English | Apr 11, 2011 | ISBN: 9004203214 | 384 Pages | PDF | 3.6 MB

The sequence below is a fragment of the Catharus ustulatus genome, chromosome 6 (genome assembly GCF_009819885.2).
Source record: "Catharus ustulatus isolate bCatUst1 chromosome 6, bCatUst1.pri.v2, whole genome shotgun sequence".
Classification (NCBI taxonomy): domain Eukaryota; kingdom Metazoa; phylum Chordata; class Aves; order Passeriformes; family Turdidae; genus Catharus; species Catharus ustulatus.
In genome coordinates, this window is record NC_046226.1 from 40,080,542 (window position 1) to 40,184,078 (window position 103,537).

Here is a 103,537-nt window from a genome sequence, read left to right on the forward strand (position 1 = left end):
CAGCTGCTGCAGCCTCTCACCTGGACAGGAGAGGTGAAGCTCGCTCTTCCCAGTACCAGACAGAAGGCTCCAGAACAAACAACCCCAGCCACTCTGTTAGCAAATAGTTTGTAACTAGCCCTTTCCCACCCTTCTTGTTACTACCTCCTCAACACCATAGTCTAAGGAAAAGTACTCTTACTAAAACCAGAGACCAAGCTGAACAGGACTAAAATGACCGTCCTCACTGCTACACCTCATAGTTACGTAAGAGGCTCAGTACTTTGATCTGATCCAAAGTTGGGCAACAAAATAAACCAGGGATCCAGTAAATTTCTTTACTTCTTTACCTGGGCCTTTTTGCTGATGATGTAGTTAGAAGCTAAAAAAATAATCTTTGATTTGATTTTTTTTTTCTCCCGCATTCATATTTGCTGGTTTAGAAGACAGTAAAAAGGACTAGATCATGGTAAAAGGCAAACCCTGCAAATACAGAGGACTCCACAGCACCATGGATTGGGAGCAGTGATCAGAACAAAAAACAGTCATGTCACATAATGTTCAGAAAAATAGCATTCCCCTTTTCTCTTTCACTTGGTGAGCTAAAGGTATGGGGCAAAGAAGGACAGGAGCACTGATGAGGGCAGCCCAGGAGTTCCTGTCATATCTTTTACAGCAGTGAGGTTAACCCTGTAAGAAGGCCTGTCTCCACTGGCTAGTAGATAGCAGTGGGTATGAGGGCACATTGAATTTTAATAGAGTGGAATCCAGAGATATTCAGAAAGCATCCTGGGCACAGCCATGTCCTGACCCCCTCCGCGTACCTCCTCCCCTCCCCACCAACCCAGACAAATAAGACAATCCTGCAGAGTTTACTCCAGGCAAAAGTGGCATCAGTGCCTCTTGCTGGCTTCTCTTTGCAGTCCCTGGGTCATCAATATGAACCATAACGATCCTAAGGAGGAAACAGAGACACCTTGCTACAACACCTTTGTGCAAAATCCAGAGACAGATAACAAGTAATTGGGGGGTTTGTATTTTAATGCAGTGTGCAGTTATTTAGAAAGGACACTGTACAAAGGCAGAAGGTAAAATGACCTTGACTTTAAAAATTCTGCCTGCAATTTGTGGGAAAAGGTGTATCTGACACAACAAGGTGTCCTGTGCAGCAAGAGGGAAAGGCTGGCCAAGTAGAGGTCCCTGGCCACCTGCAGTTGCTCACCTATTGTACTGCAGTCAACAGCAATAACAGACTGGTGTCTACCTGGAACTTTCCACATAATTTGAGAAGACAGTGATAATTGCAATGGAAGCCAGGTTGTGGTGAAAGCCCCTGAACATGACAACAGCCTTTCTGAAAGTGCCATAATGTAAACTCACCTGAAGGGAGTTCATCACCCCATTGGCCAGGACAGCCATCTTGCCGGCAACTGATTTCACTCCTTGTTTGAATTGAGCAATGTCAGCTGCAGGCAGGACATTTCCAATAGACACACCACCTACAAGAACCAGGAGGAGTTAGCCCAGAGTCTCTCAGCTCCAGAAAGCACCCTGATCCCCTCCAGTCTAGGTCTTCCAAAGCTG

Usually it is a foreign military threat or the geopolitical position of a country that attracts the most attention as a factor to explain the emergence of the national security policies of small, neutral powers like the Netherlands, Belgium, Denmark, Norway and Switzerland in the period 1900-1940. While these factors may explain the similarities between these small states, they fail to make clear why there were such great differences between them. The authors of this volume argue that the internal politics and the politico-military strategic cultures of the countries are vital keys to understanding their divergent reactions to similar, or at least comparable, foreign military threats: World War I and German expansionism in the second half of the 1930s.The contributors are Maartje Abbenhuis, Michael Clemmesen, Kjeld Galster, Tom Kristiansen, Paul Moeyes, Williamson Murray, Michael Olsansky, Christian Paulin, Matthias Strohn, Anne Tjepkema, and Joost Vaessen.
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